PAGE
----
The response to the catastrophic earthquake which devastated Haiti last month has proven to be a test case for the ability of United Nations peacekeeping to respond with speed and flexibility, a senior United Nations official has said.
The world body’s mission in the impoverished Caribbean nation, known as MINUSTAH, was on the front line in both search-and-rescue and humanitarian assistance efforts immediately after the earthquake struck on 12 January, Under-Secretary-General for Field Support Susana Malcorra said yesterday at the start of the 2010 substantive session of the Special Committee on Peacekeeping Operations in New York.
The loss of 102 UN personnel – civilian, military and police – has created a “vast gap at the heart of the United Nations,” she said, with MINUSTAH having lost 92 staff members, including its leadership.
“Our focus remains on supporting the people of Haiti to continue to implement its mandate, even given the constraints on capacities arising from the earthquake’s aftermath,” Ms. Malcorra emphasized.
She noted that the UN Secretariat, together with Member States, is endeavouring to “improve our level of service and to calibrate our tools and procedures to the needs on the ground.”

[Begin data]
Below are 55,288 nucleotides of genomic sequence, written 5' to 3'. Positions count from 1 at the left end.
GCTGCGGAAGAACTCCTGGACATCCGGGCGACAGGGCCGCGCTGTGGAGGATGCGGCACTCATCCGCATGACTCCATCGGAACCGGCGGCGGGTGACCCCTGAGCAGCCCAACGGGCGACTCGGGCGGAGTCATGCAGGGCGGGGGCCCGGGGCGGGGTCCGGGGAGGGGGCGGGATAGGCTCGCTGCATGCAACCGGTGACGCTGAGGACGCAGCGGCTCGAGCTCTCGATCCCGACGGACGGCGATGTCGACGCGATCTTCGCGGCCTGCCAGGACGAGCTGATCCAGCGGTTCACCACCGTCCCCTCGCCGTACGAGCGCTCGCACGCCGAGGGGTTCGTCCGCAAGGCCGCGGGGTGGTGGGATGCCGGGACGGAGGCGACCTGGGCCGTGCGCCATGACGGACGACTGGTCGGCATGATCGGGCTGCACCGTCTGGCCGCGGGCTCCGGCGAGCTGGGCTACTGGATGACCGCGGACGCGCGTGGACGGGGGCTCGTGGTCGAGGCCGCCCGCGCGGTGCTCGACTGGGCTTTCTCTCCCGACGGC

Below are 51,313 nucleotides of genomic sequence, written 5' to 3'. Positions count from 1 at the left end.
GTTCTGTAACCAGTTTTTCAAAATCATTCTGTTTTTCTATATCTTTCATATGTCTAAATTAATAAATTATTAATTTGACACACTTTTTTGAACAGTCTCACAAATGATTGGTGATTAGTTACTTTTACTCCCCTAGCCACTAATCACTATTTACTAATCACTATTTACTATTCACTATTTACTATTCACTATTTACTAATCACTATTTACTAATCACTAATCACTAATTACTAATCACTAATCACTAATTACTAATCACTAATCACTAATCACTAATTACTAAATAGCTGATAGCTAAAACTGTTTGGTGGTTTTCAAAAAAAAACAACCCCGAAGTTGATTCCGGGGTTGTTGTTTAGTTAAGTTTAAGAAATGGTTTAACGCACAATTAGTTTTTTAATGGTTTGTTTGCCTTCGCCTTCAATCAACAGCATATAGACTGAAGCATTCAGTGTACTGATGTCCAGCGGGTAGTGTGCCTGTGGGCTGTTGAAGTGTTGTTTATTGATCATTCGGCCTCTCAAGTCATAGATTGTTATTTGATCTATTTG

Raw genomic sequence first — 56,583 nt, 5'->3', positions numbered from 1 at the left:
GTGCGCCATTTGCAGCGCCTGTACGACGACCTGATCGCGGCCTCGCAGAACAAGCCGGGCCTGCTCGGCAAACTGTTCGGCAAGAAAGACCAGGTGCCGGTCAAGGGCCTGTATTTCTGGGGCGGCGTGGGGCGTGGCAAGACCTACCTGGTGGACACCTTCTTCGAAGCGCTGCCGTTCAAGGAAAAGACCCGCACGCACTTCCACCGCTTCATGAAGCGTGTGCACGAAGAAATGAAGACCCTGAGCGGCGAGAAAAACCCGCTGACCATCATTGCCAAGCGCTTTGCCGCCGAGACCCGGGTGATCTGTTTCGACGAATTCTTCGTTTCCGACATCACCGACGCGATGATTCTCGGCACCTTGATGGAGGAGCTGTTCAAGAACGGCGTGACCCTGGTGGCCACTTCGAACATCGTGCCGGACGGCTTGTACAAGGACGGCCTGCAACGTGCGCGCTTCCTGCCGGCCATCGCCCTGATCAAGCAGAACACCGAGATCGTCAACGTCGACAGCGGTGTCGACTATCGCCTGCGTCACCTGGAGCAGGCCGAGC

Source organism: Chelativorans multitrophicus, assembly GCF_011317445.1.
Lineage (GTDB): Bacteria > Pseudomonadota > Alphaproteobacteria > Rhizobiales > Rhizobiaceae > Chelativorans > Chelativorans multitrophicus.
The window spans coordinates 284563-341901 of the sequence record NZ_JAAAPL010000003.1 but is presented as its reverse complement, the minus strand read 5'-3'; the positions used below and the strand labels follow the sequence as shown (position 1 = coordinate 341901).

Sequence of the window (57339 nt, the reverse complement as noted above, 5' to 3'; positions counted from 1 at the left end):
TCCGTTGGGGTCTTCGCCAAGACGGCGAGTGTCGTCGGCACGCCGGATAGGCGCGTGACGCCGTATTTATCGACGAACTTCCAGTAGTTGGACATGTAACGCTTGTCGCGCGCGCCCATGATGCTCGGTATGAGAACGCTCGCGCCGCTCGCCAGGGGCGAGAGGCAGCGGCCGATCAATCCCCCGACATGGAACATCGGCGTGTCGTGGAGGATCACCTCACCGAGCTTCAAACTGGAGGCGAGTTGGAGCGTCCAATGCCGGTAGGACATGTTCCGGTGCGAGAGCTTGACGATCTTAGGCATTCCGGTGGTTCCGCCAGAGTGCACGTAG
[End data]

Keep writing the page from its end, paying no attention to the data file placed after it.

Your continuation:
For his part, Under-Secretary-General for Peacekeeping Operations Alain Le Roy highlighted the “ambitious forward-looking agenda” that Secretary-General Ban Ki-moon has recently put forward.
“I hope 2010 will set us on a path towards providing our personnel with the necessary guidance, resources, and political and operational support structures to deliver all of their mandated tasks effectively,” Mr. Le Roy said.
A key priority in the Secretary-General’s report is to ensure that mandates are effectively implemented by filling “critical gaps” in peacekeeping operations and that blue helmets are “well prepared, equipped and enabled to deliver against reasonable performance expectations.”
More than 20 speakers took the floor in yesterday’s meeting, with the Special Committee’s general debate continuing today.